Data were taken from two national databases managed by the Ministère de la Transition Écologique (MTE): Banque Hydro [Leleu et al. 2014; Brigode et al. 2020; Delaigue et al. 2021] for streamflow and ADES [Chery and Cattan 2003; Chery et al. 2008; BRGM 2021] for groundwater level. Thousands of measurement points are available in these databases, with significant differences in data quality and time extent: an initial selection through visual inspection of time series was made to eliminate points with less than 20 years of available data and affected by anthropogenic influence, such as dams or major withdrawals for catchments and known significant pumping for piezometers—modelling the influence of human activities on catchments is outside the scope of the present study. Catchments in which more than 10% of precipitations fall as snow were also discarded, to avoid taking into account the memory effect of the snow cover.
After this first selection, catchment/piezometer pairs were created. First, each piezometer was assigned to a formation of the French national hydrogeological reference database, BDLISA [Brugeron et al. 2018]. Then, for each catchment, only piezometers whose hydrogeological formation is outcropping within the catchment borders were selected. Along with the criterion of 20 years of available data with less than 10% of missing points, a contemporaneity criterion was added: streamflow and groundwater level time series must have at least 10 years in common of available data, with less than 10% of missing points. Streamflow data are available at daily time step and groundwater level are available with variable time steps—daily, 10 days or monthly; for the study, all data were aggregated at monthly time steps.
Figure 2 shows the resulting dataset, comprising 107 catchments and 355 piezometers throughout the French territory, with a higher concentration in the Paris basin due to data availability. Each catchment is associated with 1 to 50 piezometers and one piezometer can be associated with 1 to 5 catchments, which results in 456 catchment/piezometer pairs to be evaluated. In a given catchment, several piezometers can monitor the same aquifer—the most relevant piezometer to represent this aquifer must be selected, through criteria like the quality of data or the local hydrogeological context—or different aquifers—the question is, in this case, more about which aquifer is relevant for hydrological modelling in this catchment. Similarly, the same piezometer can be paired with several catchments, because of nested catchments or because they are located on a watershed.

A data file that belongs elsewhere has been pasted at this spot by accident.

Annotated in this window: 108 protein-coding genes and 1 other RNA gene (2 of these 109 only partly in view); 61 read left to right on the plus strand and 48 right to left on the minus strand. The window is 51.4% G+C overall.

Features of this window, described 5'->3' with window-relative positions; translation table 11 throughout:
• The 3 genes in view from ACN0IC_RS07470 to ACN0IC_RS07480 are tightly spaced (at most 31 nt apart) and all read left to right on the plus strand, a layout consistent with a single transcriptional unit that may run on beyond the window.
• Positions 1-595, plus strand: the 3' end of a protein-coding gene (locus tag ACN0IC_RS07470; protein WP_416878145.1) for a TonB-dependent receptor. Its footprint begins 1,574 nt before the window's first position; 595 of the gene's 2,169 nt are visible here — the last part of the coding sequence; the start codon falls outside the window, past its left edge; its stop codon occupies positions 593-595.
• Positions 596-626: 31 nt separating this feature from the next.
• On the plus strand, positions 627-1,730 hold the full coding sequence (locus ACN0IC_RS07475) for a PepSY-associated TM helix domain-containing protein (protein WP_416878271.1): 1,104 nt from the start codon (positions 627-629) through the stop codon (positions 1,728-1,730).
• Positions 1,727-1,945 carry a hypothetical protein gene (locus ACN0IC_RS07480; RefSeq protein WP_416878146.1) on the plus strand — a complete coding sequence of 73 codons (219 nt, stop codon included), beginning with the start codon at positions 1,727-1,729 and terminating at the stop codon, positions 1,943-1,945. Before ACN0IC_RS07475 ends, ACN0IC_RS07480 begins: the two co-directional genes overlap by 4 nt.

In order to reach regionally relevant conclusions, 14 groups of catchment/piezometers pairs were created, with homogeneous geological characteristics. Aggregated formations of BDLISA were used as grouping factors, but larger groups had to be created to avoid groups that are too small. In particular, Triassic and bedrock formations, despite having major differences in geological characteristics, were merged as a miscellaneous group of old rocks aquifers. The chalk aquifer of the Paris basin, which represents the majority of catchment/piezometer pairs due to the exceptional availability of monitoring data on its outcropping area, was split into 5 regional groups with homogeneous geological descriptors. The resulting groups are shown in Figure 1.
To assess the relationship between streamflow and groundwater level time series from the perspective of drought and flood events, we studied the correlation between yearly indicators of extreme events. We used the annual statistics QMNA and zMNA for droughts and QMXA and zMXA for floods [Allier et al. 2019]. QMNA is defined, for every year, as the minimum value of monthly means of streamflow; zMNA is the same indicator for groundwater level. QMXA and zMXA represent the maximum values of respective monthly means of the same time series. These statistics are preferred to the yearly minima or maxima of daily values because they are representative of the long-term dynamics of the time series, more than an isolated high-flow or low-flow event. Furthermore, the monthly aggregation makes the indicators less likely to highlight mistaken measurements or abnormal data. As control indicators, yearly mean streamflow Qm and groundwater level zm were also computed.
However, the calendar year is not the most adapted cut for computing these yearly indicators. Indeed, December and January can host both the end of the drought season and the start of the flood season—see, e.g. January 2018 with both a decadal flood event in the Seine basin and a persisting drought in the upper Loire basin [MTE 2018]. To compute the flood indicators QMXA and zMXA, the classic hydrological year from October 1st to September 30th was used [Linton 1959], since very few flood events happen at the end of summer. For droughts, a symmetrical dry hydrological year was used, from April 1st to March 31st, with the corresponding statement: most French rivers have above-average flows at the end of winter. Yearly means Qm and zm were computed using calendar years.